“Their safety may well have been compromised because English was not their first language and they were not familiar with the safety laws and regulations. They were all on zero-hour contracts. It can be difficult to raise concerns if you are on such contracts, as you might not be called back to work. I know that Saibo Sillah had been refused leave for Eid at one of his placements with the agency, at a waste company, and had been told not to report back when he decided to take the leave anyway. He told me this just before he was killed at Hawkwood Recycling, now Shredmet.

“This tragedy was avoidable. If the proper measures had been taken against the company for its previous breaches, they would have had to take safety more seriously. Family members of the workers killed are asking how they could put concrete partitions together as a wall without using anything to hold them together and prevent it from falling. This is a very high-risk industry and I thought the health and safety in that place would have been monitored more regularly. The company should have had proper safety measures in place.

“We came together from day one, working with the families and the lawyers. We expected by now that the families would have received at least some compensation. It’s been four years, and it’s hard to imagine how difficult it must be for them to get by. Some individuals will help. Some charities will help. But that is difficult to sustain four years on. That is why friends, family and the community decided we needed to do something about this. It is up to us to say, ‘Listen you have killed our people in your factory. What are you going to do to compensate the families? Now!’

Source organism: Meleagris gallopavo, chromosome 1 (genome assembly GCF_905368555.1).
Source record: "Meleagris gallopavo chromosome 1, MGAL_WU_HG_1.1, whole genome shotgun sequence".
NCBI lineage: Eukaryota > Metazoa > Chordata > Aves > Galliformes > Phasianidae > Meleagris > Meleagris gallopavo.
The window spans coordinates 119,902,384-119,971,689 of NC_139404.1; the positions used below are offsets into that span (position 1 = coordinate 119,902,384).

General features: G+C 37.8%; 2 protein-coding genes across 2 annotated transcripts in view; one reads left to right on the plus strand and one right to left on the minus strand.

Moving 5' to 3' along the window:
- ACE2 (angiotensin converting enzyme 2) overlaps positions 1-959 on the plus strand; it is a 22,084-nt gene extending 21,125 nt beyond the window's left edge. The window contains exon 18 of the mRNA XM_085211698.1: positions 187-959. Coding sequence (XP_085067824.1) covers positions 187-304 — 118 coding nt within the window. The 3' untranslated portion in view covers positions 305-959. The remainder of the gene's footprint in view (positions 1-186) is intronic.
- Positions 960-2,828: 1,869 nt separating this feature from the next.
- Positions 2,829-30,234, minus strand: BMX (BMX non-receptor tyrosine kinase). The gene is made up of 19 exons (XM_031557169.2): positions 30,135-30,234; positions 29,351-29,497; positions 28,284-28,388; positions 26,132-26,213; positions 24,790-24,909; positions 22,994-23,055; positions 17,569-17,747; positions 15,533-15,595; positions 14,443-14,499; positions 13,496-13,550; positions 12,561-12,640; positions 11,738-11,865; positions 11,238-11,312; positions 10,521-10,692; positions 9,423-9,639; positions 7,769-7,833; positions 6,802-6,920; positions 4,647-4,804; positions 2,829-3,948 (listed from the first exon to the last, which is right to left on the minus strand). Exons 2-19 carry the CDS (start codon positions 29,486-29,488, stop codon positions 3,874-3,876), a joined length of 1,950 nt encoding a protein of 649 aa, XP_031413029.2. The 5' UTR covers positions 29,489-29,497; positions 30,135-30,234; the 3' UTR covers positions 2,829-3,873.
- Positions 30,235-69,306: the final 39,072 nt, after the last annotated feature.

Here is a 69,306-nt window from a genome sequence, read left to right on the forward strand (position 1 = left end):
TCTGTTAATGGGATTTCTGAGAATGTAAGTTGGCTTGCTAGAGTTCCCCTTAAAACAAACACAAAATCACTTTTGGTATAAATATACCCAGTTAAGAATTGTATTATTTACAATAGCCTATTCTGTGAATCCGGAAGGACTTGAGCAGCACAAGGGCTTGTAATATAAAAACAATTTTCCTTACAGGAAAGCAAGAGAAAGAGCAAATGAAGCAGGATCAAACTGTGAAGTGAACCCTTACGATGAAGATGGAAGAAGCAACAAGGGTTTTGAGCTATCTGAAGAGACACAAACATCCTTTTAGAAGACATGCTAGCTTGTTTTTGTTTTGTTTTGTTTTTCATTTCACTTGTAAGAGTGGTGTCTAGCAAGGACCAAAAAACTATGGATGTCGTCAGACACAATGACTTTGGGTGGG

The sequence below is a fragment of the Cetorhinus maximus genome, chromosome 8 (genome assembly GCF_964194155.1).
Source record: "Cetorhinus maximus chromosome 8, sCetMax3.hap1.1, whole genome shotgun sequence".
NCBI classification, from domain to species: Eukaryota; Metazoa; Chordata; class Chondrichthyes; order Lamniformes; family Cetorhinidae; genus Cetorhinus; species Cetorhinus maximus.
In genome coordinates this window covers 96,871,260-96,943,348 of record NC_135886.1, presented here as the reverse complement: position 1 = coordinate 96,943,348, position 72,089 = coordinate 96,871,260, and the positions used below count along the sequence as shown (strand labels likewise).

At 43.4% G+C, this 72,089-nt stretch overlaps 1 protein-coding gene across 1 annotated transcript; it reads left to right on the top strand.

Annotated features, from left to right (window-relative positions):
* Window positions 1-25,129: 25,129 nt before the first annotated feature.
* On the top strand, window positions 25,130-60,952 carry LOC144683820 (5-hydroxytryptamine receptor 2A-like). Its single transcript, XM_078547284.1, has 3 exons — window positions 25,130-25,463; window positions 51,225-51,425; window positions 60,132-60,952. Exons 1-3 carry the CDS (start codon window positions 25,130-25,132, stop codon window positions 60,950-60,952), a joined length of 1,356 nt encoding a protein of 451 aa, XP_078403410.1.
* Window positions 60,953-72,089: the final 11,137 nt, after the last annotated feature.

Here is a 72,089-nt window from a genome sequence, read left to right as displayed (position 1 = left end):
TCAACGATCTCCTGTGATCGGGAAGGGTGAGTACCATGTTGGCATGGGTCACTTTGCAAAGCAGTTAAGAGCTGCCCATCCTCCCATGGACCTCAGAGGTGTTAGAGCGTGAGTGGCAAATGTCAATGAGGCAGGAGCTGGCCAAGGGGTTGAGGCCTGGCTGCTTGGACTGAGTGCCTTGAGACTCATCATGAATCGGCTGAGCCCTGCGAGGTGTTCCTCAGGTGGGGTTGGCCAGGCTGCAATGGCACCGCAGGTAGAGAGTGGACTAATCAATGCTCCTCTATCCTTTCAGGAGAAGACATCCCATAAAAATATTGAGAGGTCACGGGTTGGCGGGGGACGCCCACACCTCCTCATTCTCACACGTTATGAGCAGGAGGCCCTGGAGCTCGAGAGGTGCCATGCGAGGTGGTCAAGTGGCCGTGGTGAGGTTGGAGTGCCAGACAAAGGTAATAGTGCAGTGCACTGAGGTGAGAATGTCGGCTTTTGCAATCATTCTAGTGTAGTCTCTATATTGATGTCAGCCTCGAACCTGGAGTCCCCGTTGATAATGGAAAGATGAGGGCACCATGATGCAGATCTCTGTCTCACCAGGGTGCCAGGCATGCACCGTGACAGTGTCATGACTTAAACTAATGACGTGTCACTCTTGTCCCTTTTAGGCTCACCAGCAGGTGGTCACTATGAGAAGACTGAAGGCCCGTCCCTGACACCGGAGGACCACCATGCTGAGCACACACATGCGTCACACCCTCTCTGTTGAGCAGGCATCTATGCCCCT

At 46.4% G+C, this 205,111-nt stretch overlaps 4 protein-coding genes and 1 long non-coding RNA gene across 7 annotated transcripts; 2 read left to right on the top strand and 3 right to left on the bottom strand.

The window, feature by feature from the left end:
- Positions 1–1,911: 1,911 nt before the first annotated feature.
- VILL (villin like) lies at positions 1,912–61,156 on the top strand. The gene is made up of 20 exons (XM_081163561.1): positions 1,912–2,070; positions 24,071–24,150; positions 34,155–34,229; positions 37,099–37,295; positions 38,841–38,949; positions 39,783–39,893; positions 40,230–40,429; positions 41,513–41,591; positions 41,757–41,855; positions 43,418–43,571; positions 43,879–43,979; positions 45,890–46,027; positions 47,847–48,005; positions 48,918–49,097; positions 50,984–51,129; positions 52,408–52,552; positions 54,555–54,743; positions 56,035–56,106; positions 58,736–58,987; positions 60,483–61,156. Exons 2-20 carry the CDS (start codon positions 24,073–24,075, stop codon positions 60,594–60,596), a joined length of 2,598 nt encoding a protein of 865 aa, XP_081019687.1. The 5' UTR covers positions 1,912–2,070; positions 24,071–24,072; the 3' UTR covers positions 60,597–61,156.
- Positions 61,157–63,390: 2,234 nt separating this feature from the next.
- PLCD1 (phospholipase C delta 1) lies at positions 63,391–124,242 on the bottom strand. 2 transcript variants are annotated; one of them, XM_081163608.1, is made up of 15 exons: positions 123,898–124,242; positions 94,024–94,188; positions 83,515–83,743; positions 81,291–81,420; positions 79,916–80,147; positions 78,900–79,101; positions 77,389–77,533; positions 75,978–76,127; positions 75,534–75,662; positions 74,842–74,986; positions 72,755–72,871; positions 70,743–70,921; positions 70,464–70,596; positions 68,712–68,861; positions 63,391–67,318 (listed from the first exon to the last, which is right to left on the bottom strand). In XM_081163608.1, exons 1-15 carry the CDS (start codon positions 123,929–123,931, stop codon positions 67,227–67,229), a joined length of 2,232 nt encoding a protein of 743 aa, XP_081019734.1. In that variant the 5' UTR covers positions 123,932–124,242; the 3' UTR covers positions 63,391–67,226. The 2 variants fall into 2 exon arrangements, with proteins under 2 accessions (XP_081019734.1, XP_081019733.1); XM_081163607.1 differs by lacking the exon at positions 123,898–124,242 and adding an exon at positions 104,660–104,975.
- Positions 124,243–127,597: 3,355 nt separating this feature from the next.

“We are not just doing this for the families who have directly suffered. We need people to know their rights. In the meantime, we are fighting for the families to get the compensation and justice they deserve.

“We decided on the fourth anniversary that we needed to protest. Before we had marked the anniversaries in a more sombre way, in private. This time around I spoke to the families and the legal representatives and decided enough is enough. We need to show our dissatisfaction with the company. These families are still waiting for something and nothing has happened.

“The ruling of the Inquest in 2018 was accidental death, but it ruled the accident was ‘avoidable’ and ‘foreseeable’. I am not legally minded. I don’t know much about law. For those of us who attended the Inquest we could not understand how it was avoidable and foreseeable and people were killed but the company is not held responsible for manslaughter.